The year 2009 marks the 125th year of the AHA’s existence, and the cover of the January issue of Perspectives on History looks back with an image of the 1909 Annual Meeting. See Jessica Pritchard’s article, “How Times Have Changed! (Or Have They!),” for more on the 1909 meeting, which was held in New York. Pritchard’s article is the first in a new series of articles and essays that will delve into the AHA’s growth from its founding in 1884 to where it is today.
Despite the cover art and the article on the 1909 meeting, the January issue of Perspectives on History focuses very much on current times and activities. Laurel Thatcher Ulrich examines in her first article as AHA president why historians have been joining the association in recent years.
A number of articles cover current news as well. Robert Townsend takes a look at the job market, two historians are awarded the 2008 Kluge Prize, and Wm. Roger Louis resigns from HAC. Also see Lee White’s coverage of the news from Washington. Meanwhile, new officers, elected in 2008, for the AHA’s Council and committees begin their positions, even as nominations for the 2009 election begin. And finally, with the conclusion of every annual meeting comes the start of proposals for the next.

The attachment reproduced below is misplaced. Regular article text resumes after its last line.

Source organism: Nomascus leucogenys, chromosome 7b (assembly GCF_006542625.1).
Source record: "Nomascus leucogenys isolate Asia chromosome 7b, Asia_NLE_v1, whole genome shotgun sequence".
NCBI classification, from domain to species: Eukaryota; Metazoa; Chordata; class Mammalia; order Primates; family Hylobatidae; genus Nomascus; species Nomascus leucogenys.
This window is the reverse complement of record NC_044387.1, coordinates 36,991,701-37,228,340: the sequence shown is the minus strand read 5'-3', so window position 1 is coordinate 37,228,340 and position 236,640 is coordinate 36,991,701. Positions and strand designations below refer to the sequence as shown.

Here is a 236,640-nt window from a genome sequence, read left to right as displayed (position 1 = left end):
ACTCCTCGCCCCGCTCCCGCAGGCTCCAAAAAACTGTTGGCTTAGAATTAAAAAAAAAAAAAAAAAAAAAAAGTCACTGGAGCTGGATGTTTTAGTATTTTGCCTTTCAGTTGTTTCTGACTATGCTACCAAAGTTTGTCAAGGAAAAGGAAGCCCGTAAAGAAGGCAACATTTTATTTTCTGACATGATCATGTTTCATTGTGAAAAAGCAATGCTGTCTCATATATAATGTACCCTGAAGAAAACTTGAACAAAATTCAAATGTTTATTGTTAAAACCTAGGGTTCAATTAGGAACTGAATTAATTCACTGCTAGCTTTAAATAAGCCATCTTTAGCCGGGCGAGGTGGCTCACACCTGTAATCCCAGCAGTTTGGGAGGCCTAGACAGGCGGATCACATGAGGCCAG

Find also in this issue two articles on teaching: Robert Shaffer’s “Misleading Analogies and Historical Thinking: The War in Iraq as Case Study” and Nancy Shoemaker’s “Where Is the History Lab Course?.“ The Masters at the Movies series continues with an introduction from Robert Brent Toplin and a look at “The World War II Antiwar Film” by John Bodnar.
Three articles, plus an introduction, tackle the subject of “crafting a dissertation or monograph.” Brad S. Gregory takes on “Managing the Terror,” Deborah E. Harkness discusses “Finding the Story,” and Judith Walkowitz delves into taking notes.
This post first appeared on AHA Today.
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